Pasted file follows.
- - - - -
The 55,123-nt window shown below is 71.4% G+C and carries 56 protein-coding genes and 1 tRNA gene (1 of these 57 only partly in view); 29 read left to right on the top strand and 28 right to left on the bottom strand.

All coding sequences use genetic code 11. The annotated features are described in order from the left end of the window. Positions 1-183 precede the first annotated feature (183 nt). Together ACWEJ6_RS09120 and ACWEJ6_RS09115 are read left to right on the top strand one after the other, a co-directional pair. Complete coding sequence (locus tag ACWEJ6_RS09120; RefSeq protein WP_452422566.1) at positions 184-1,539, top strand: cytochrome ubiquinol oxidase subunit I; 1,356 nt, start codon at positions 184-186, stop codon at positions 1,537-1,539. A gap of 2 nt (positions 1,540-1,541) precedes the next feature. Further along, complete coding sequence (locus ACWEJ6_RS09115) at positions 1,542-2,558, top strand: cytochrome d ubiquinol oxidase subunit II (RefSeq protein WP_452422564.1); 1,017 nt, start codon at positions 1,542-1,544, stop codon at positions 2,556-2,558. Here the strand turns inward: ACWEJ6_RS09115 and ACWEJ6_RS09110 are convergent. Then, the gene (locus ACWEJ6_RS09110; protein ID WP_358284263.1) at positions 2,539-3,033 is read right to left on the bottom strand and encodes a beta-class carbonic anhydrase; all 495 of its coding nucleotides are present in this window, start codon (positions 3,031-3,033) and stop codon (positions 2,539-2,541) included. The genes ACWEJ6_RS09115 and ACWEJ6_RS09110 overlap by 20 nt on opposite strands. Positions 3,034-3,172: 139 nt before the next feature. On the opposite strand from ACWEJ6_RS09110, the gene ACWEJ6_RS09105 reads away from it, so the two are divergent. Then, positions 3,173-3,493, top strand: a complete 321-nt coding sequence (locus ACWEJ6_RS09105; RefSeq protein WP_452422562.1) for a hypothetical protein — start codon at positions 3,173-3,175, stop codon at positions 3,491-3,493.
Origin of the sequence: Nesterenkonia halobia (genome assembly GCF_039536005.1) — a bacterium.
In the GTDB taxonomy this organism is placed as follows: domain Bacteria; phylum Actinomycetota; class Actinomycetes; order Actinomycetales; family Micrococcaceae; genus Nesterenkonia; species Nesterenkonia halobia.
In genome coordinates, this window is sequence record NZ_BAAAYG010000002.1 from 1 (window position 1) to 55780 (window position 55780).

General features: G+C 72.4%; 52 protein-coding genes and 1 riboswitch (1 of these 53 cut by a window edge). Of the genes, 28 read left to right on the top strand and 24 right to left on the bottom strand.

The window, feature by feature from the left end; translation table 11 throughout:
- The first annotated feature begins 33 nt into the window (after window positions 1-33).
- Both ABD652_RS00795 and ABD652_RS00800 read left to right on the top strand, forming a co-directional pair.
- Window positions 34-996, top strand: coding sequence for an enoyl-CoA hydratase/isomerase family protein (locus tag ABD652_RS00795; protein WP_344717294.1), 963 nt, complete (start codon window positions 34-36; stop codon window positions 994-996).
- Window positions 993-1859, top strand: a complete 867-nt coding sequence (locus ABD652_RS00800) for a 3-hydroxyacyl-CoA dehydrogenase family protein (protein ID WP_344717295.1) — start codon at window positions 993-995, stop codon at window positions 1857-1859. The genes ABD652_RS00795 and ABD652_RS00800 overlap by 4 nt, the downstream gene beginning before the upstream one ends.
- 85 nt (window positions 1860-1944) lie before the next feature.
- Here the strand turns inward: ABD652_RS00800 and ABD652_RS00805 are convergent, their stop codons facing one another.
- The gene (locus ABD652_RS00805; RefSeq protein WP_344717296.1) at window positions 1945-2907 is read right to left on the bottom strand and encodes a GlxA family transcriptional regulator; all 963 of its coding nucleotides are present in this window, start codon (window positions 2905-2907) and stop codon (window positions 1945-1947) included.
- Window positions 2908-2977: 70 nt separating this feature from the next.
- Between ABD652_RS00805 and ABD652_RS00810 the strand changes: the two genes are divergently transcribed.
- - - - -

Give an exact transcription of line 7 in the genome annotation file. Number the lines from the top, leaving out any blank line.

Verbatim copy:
The window, feature by feature from the left end; translation table 11 throughout: